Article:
So You Wanna Be A JET: Placement

Hey JETsetters!

The JET Programme application process is a terribly long one. You apply in October, and if you started prepping beforehand even earlier, and then spend half a year waiting for news on acceptance. Once you get that acceptance letter, you’re stuck waiting once again for news on where you will be uprooting your life to for the next one to five years.

For me, the wait for my placement was one of the hardest ones. I couldn’t really start planning my packing until I knew where I would be located. Would I be in the city where shops are abundant, and I don’t have to worry about sizes or comfort food? Or would I be in the countryside on a remote island where I would only get grocery deliveries once a week or two by boat (true story for one of our JET speakers at Tokyo Orientation)?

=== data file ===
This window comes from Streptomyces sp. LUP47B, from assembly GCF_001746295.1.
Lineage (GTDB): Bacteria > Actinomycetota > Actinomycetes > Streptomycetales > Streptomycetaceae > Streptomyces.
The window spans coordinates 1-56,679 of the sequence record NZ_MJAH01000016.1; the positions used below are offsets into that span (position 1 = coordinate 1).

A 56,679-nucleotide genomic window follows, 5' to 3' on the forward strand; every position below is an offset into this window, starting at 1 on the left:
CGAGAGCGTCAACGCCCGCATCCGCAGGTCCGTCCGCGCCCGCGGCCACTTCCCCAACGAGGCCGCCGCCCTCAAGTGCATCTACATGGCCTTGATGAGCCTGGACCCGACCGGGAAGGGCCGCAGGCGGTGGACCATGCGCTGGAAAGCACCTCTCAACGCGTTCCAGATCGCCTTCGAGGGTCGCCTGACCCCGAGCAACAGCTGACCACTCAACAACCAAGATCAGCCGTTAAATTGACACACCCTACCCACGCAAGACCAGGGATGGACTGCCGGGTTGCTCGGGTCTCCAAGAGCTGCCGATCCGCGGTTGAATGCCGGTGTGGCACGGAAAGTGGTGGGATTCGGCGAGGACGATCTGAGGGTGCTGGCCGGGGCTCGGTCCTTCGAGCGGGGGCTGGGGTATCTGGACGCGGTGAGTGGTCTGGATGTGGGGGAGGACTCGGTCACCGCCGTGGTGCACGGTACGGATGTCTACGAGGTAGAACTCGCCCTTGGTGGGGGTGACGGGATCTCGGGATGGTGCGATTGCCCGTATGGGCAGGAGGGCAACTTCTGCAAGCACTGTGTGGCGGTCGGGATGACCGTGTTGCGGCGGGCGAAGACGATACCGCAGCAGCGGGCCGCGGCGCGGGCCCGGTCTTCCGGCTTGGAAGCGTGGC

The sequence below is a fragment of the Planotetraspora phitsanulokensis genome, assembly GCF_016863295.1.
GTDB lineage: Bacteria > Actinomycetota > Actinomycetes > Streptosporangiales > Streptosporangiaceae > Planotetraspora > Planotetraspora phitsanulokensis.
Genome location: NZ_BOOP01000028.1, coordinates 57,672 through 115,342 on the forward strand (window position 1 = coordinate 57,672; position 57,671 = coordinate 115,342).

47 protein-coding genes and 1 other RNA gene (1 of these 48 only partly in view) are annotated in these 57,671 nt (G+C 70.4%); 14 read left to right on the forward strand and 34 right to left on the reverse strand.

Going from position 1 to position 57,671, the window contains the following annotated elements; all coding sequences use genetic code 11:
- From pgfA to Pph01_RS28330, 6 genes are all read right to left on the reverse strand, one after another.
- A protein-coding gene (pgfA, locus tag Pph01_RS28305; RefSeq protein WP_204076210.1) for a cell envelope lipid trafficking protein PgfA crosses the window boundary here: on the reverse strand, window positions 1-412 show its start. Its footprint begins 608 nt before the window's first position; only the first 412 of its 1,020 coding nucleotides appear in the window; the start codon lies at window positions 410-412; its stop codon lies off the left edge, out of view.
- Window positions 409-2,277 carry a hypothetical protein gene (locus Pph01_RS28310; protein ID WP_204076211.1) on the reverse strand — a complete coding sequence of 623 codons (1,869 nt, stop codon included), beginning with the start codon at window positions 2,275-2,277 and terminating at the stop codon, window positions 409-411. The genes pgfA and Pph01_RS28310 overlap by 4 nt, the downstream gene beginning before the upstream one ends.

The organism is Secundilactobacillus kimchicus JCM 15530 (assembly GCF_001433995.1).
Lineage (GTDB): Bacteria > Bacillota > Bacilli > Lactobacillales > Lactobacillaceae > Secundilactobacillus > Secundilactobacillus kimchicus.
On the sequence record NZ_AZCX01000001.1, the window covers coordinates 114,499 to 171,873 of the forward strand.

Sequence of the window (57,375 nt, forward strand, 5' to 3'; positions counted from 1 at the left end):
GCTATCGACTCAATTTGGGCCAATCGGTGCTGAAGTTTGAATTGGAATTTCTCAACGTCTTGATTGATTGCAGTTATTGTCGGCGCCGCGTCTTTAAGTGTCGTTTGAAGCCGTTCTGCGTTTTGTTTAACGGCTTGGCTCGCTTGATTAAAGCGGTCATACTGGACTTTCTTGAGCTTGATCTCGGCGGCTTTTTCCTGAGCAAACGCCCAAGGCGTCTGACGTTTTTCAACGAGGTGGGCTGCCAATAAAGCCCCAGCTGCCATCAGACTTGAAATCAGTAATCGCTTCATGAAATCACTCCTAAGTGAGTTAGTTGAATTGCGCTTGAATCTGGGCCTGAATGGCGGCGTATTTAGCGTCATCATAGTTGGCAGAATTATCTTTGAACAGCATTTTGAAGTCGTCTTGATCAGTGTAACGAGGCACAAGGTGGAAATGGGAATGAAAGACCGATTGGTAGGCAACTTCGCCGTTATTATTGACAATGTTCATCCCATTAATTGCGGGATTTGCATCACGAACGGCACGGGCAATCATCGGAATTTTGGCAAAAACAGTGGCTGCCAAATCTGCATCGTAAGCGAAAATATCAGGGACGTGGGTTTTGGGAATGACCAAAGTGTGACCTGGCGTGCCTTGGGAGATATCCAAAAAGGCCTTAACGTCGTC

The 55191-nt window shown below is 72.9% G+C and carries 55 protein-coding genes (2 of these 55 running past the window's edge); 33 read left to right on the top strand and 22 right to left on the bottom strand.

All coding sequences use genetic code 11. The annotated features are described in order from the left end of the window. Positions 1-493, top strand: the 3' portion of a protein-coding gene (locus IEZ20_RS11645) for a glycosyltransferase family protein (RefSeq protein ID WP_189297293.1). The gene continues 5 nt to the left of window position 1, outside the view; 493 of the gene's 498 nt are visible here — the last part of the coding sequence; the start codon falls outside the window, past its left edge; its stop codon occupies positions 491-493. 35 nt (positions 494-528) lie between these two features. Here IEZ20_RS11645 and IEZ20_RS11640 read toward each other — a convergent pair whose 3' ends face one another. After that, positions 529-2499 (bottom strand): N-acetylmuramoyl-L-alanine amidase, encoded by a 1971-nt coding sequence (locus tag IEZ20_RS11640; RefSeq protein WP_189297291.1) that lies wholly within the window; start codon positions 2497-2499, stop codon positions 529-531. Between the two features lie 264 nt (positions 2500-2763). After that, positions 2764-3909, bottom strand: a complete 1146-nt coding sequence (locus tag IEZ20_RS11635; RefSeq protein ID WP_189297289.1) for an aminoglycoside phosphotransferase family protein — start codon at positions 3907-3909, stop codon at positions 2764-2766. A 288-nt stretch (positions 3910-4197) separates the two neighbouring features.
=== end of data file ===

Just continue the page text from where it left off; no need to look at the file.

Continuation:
Disclaimer: I am by no means an expert on the JET Program or how its application process is done. All the advice and situations discussed in this series will be primarily based off my own experiences, as well as those of my friends and colleagues that are or were a part of the program.

The JET Programme informs applicants and selected candidates that placement results typically won’t arrive until early July, but this varies every year, by consulate/embassy, and by the placement itself. Some countries still receive results via regular post over email, which adds to delayed responses. Some countries send out results later than others.

The U.S. tends to be one of the first locations for results to be sent out, but due to how many consulates there are in the U.S. they come out in waves. Some people must wait weeks after others to get their results.